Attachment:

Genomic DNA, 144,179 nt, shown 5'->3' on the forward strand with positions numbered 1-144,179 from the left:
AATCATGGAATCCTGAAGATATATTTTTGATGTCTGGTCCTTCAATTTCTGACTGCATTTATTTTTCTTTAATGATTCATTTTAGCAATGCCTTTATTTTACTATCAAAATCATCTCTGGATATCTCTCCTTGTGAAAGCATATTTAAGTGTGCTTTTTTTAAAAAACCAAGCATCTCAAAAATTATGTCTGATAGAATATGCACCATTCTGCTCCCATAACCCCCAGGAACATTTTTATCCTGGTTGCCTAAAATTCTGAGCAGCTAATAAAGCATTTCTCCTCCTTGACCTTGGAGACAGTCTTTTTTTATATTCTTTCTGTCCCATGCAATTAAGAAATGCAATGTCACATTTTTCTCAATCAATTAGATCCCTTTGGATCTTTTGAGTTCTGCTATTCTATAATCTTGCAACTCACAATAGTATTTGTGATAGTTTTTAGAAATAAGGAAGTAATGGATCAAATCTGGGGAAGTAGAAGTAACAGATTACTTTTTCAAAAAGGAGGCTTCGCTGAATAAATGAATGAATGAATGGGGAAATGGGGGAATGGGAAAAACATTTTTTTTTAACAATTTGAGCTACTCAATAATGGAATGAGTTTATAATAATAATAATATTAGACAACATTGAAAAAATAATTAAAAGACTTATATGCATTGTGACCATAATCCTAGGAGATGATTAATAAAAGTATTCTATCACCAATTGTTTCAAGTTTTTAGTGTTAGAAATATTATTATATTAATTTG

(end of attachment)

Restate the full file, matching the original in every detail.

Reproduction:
Genomic DNA, 144,179 nt, shown 5'->3' on the forward strand with positions numbered 1-144,179 from the left:
AATCATGGAATCCTGAAGATATATTTTTGATGTCTGGTCCTTCAATTTCTGACTGCATTTATTTTTCTTTAATGATTCATTTTAGCAATGCCTTTATTTTACTATCAAAATCATCTCTGGATATCTCTCCTTGTGAAAGCATATTTAAGTGTGCTTTTTTTAAAAAACCAAGCATCTCAAAAATTATGTCTGATAGAATATGCACCATTCTGCTCCCATAACCCCCAGGAACATTTTTATCCTGGTTGCCTAAAATTCTGAGCAGCTAATAAAGCATTTCTCCTCCTTGACCTTGGAGACAGTCTTTTTTTATATTCTTTCTGTCCCATGCAATTAAGAAATGCAATGTCACATTTTTCTCAATCAATTAGATCCCTTTGGATCTTTTGAGTTCTGCTATTCTATAATCTTGCAACTCACAATAGTATTTGTGATAGTTTTTAGAAATAAGGAAGTAATGGATCAAATCTGGGGAAGTAGAAGTAACAGATTACTTTTTCAAAAAGGAGGCTTCGCTGAATAAATGAATGAATGAATGGGGAAATGGGGGAATGGGAAAAACATTTTTTTTTAACAATTTGAGCTACTCAATAATGGAATGAGTTTATAATAATAATAATATTAGACAACATTGAAAAAATAATTAAAAGACTTATATGCATTGTGACCATAATCCTAGGAGATGATTAATAAAAGTATTCTATCACCAATTGTTTCAAGTTTTTAGTGTTAGAAATATTATTATATTAATTTG